MEXICO CITY • Mexico avoided the most extreme immigration concession sought by United States President Donald Trump in a deal reached to fend off threatened tariffs, but some say it has been left even weaker than before in the face of more potential pressure from Mr Trump, who formally kicks off his re-election campaign this month.
Under the deal reached last Friday, Mexico agreed to use a large part of its newly formed National Guard to hold back immigrants crossing from Guatemala, and to take in possibly tens of thousands of people seeking asylum in the US while their cases are adjudicated.
Led by Foreign Minister Marcelo Ebrard, negotiators in Washington resisted Mr Trump's core demand that Mexico be declared a safe third country, a classification that would oblige Central Americans crossing through Mexico to seek safe haven there, instead of in the US.
But both sides agree that more action could be taken if, within 90 days, the measures do not have the desired result of drastically bringing down the numbers of undocumented migrants reaching the US border from levels that are at their highest in more than a decade.
Last month, US authorities apprehended 132,000 such migrants.
Former World Trade Organisation head Pascal Lamy called Mr Trump's approach to coercing its neighbour and ally "hostage-taking", reflecting widely held concerns in Mexico that the US President will return with more threats to extract greater concessions.
Those fears are sharpened because of Mr Trump's repeated use of Mexico-bashing to fire up his base since kicking off his first campaign for the White House in 2015.
All signs are that he intends to keep the focus on immigration and cross-border issues in his second-term campaign, which officially launches on June 18.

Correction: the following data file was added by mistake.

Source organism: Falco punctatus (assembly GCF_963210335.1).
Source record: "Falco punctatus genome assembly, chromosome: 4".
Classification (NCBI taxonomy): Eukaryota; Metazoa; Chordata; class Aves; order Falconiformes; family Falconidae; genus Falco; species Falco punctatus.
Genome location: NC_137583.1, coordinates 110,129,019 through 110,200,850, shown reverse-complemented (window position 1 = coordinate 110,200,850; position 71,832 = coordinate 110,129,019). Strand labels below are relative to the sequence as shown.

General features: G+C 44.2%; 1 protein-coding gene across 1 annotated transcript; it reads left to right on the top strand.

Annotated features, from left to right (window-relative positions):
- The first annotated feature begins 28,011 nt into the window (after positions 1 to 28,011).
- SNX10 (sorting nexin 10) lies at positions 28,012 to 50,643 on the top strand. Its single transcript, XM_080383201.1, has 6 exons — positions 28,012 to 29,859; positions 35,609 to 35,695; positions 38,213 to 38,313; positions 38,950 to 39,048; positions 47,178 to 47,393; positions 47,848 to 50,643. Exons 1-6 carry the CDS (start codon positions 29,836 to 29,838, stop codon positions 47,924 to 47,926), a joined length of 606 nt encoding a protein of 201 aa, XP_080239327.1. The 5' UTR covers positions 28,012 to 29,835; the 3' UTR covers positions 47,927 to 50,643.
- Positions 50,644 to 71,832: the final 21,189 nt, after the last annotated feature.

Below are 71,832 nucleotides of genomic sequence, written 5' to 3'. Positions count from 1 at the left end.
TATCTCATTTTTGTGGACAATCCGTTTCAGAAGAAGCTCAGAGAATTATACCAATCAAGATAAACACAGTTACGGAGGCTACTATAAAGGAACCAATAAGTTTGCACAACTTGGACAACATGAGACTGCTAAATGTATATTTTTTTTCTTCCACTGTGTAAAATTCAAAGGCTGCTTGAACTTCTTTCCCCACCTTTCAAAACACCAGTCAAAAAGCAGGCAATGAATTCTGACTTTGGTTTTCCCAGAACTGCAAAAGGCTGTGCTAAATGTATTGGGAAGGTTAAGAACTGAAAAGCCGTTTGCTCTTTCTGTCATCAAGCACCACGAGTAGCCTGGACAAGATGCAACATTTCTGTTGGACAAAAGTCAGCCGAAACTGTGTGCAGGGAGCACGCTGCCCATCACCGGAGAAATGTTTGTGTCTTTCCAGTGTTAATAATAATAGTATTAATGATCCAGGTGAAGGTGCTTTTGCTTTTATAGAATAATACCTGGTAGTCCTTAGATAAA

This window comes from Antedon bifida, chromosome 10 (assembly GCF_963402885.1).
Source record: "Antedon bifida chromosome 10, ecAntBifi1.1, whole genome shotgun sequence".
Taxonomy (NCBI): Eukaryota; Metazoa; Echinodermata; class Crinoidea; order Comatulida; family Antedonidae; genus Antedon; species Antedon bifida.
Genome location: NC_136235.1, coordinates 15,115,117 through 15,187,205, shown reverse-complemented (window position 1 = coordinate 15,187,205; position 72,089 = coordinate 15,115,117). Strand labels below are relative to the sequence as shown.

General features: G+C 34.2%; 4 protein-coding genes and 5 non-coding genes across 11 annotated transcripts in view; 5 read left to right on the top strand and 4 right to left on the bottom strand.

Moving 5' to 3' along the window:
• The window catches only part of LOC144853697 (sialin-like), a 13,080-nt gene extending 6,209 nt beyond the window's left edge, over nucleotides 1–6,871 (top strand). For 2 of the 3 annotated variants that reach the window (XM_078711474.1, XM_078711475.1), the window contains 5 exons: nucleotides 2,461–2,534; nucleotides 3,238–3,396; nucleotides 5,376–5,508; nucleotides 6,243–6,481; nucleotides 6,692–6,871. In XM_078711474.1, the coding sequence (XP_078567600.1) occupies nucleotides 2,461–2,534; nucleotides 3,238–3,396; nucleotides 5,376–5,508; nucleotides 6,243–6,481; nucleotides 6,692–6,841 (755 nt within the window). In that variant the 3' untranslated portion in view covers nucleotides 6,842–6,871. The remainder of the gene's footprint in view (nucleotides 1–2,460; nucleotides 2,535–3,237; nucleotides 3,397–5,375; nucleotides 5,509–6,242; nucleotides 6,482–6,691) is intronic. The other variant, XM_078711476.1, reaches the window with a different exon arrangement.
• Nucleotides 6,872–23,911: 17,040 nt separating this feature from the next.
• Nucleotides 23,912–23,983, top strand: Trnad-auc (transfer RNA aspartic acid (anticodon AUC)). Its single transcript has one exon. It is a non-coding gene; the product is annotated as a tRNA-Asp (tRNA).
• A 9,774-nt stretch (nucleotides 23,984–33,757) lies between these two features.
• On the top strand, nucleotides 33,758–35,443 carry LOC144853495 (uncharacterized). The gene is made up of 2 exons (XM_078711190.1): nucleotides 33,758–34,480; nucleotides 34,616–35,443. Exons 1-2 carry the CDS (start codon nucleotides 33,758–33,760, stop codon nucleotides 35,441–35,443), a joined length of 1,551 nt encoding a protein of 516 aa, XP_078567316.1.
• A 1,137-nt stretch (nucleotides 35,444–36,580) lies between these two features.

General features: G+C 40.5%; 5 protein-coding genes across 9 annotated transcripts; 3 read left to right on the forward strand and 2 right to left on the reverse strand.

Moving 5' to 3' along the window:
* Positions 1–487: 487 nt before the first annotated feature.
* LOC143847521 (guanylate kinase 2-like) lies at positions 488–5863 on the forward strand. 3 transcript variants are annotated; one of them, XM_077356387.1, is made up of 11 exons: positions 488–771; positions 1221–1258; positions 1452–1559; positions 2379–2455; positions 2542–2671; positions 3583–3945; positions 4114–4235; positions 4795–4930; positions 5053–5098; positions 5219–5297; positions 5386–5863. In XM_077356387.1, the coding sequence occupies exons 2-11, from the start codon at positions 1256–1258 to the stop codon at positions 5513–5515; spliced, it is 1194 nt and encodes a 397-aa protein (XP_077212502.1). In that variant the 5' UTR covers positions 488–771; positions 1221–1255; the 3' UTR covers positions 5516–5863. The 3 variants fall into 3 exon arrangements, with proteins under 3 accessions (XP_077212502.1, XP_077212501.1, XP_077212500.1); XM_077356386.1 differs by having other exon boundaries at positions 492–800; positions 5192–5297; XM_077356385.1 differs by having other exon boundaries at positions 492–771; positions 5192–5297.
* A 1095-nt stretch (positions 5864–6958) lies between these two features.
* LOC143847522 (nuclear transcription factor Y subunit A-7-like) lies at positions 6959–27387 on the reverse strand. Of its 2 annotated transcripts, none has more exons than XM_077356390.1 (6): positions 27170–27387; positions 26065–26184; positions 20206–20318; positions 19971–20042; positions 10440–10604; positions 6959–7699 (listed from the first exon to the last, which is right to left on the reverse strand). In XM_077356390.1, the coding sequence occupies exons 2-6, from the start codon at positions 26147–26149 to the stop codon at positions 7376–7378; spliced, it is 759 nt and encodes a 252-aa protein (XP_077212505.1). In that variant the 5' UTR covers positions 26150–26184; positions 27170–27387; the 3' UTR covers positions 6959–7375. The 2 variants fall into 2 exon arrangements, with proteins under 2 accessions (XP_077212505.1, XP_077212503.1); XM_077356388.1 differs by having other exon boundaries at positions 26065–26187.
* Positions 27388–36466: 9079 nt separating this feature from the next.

"We think the threats, demands and Trump tweets against Mexico will continue, especially because it's all tied up with the politics of the 2020 election," said Ms Gabriela Siller, an economist at Mexican bank Banco Base.
Ms Siller expects the peso to rise when markets open today on relief that a trade war has been averted, but said the uptick could be short-lived.
The peso, which had been pummelled in recent months on fears over a trade war, strengthened 0.5 per cent last Friday after Mr Trump tweeted that there was a "good chance" a deal would be reached with Mexico.
Mr Vicente Fox, a former Mexican president and a long-term critic of current President Andres Manuel Lopez Obrador, tweeted that by allowing the US to dictate how Mexico, for example, uses its security forces, the government has already ceded some of its sovereignty.
That sentiment was echoed by centre-left politician Angel Avila - on the other side of the political aisle from Mr Fox - who called the deal "a surrender".
"Mexico shouldn't militarise its southern border," said Mr Avila, who is general secretary of the Party of the Democratic Revolution.
Others, however, think that Mr Lopez Obrador had little choice beyond giving some ground in the negotiations, because the threatened tariffs would have caused economic devastation in Mexico, whose economy contracted in the first quarter of this year.
Former presidential candidate Francisco Labastida said the scale of the current immigration crisis was a threat to Mexico itself, and action was needed regardless of Mr Trump.
"Mexico would have had to change its migration policy for its own reasons due to national security," he said, arguing that current numbers are unmanageable.
Mr Carlos Pascual, a former US ambassador to Mexico, praised the deal as preferable to the downward spiral of a tit-for-tat trade war, but acknowledged that it left Mexico open to further pressure.
"Mexico is weak economically and it's always going to be vulnerable if the US is willing to use economic policy to enforce national security policy," he said.
"There's no doubt this leaves a Damocles sword hanging over Mr Lopez Obrador's head," he added, invoking a metaphor that describes an ever-present peril.